But China has said it will only discuss the territorial disputes in bilateral talks.
    This forum has been closed.
    Comment Sorting
    Comments
         
    by: Gerson Boston from: Philippines
    August 20, 2013 5:11 AM
    I beg to disagree on the context of this argument. There is a need to decide on the COC to set a guidelines on the conduct of all parties as far as freedom of navigation and territorial disputes are concern. If China decides a status quo then China has to walk the talk. They cannot forced everyone to agree and yet China doesn't seem interested to honor other parties claims. This is bullying tactic. Luo Yuan needs to study more if he is indeed a scholar. War is inevitable if China wants to project that he is powerful and just tramp on weak countries. China will have its time if he continues to do so with in his militaristic ambition.
    In Response

    by: jack from: malaysia
    August 23, 2013 6:59 AM
    It seems to me the only reasonable "settlement"for the Philippines is for China to relinquish its' claim and accept Philippines' sovereignthy.Joint economic development would therefore have to settle the sovereignthy issue first.Since both China and Philippines will not back off from their' sovereignthy claims, there would never be a Malaysia-Thailand, China-Malaysia and'China- Brunei approach of shelving sovereignthy issues to focus on economic development of the resources. For the weaker a nation, there is only outcome--she is going to lose out on the economic benefits afforded by joint development with the stronger party.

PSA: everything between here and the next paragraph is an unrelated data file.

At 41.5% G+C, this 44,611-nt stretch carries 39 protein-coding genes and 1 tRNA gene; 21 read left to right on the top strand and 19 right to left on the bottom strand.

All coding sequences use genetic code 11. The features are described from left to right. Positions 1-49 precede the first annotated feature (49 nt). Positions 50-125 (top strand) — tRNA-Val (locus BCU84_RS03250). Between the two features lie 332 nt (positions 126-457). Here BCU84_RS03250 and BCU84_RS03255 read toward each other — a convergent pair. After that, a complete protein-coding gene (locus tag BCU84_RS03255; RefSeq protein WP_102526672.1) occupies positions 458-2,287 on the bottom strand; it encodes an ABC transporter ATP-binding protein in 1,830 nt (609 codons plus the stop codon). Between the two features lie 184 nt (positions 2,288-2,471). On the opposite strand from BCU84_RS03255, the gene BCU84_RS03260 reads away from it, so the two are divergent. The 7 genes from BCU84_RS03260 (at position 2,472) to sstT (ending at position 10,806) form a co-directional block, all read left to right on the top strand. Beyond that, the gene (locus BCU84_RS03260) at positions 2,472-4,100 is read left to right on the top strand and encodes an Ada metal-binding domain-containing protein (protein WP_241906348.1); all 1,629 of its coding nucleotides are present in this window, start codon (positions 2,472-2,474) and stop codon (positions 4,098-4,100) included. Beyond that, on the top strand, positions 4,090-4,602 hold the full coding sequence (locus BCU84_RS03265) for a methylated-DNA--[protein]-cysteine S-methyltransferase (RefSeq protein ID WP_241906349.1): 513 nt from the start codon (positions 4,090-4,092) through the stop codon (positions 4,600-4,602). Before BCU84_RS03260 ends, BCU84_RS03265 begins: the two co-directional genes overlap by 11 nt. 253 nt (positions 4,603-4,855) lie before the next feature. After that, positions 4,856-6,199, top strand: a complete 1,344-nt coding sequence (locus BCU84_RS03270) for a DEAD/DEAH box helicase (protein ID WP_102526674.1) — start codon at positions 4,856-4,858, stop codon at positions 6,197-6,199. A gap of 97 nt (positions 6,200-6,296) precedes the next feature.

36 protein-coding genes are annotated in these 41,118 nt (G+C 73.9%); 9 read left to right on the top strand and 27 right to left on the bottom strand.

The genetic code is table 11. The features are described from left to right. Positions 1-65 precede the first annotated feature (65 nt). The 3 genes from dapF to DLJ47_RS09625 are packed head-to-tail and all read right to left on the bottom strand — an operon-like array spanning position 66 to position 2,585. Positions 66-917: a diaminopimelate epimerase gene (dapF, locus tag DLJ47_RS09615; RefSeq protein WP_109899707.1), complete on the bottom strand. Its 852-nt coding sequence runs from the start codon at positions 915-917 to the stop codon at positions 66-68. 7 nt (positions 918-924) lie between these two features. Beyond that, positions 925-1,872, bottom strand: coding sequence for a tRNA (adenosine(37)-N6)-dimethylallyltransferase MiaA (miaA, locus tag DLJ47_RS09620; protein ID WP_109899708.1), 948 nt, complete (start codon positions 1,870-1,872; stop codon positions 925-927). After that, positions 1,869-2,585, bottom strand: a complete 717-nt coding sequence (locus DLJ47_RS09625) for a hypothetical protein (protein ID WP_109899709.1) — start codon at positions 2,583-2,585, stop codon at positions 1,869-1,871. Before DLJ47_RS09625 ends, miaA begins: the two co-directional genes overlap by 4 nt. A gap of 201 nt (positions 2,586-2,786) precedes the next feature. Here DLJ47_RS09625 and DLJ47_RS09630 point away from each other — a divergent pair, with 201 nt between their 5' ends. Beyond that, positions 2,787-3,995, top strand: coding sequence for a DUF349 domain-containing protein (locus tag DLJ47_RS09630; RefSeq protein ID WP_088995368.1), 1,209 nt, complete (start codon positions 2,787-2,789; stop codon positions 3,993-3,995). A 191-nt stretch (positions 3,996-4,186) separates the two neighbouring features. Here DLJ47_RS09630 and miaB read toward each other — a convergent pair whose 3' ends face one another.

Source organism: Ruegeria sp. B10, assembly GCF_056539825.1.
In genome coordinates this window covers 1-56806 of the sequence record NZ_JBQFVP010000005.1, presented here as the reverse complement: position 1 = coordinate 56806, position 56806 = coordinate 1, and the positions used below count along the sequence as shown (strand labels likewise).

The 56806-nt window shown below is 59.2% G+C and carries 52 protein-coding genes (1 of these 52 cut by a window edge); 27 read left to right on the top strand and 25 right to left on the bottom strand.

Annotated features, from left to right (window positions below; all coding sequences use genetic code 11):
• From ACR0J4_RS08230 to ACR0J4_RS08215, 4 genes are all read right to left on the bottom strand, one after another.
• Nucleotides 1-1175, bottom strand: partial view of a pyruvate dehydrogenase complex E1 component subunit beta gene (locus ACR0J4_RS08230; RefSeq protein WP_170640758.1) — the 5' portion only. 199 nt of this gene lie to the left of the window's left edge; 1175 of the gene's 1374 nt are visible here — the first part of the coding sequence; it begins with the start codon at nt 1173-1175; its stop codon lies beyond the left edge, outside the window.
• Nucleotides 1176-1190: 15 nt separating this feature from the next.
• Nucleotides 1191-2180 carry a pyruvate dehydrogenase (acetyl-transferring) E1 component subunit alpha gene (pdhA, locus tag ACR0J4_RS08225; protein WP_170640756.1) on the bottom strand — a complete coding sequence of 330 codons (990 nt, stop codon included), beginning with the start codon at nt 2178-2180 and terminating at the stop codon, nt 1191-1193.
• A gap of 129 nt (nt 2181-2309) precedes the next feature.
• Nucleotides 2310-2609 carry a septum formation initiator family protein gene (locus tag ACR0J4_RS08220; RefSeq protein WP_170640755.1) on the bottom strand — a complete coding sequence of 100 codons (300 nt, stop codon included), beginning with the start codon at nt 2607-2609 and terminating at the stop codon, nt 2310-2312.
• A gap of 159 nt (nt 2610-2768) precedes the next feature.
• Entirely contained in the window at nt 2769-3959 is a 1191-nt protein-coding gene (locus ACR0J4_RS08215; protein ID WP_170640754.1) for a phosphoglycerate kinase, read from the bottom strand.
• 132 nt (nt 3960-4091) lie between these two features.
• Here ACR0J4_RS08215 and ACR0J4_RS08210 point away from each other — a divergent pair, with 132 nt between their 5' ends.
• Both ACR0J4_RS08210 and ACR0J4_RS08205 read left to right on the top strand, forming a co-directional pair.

In Response

    by: John from: California
    August 20, 2013 7:16 PM
    I do not find China's position totally unreasonable. COC sets the guidelines for the CONDUCT of claimers so as to avoid conflict and misunderstanding. This is a first step. Trying to set guideline for RESOLVING terrritorial disputes will make the negotiation of COC unduely complicated and long, which is not good for stability in the meantime.

    Philippines, however, seems eagerly wanting to settle the issue immediately, and is pursuing several inconsistent and incoherent actions - submitting claim through tribunal, pressuring ASEAN for a group stand for COC and dispute stand, building up military... None of these, in my opinion, is going to solve problem nor even change China's position a single bit. Not surprisingly, she is viewed as "trouble maker" by China.

    Featured Videos

    Your JavaScript is turned off or you have an old version of Adobe's Flash Player. Get the latest Flash player.
    Uganda Unveils its First Solar-powered Busi
    X
    July 28, 2016 4:16 AM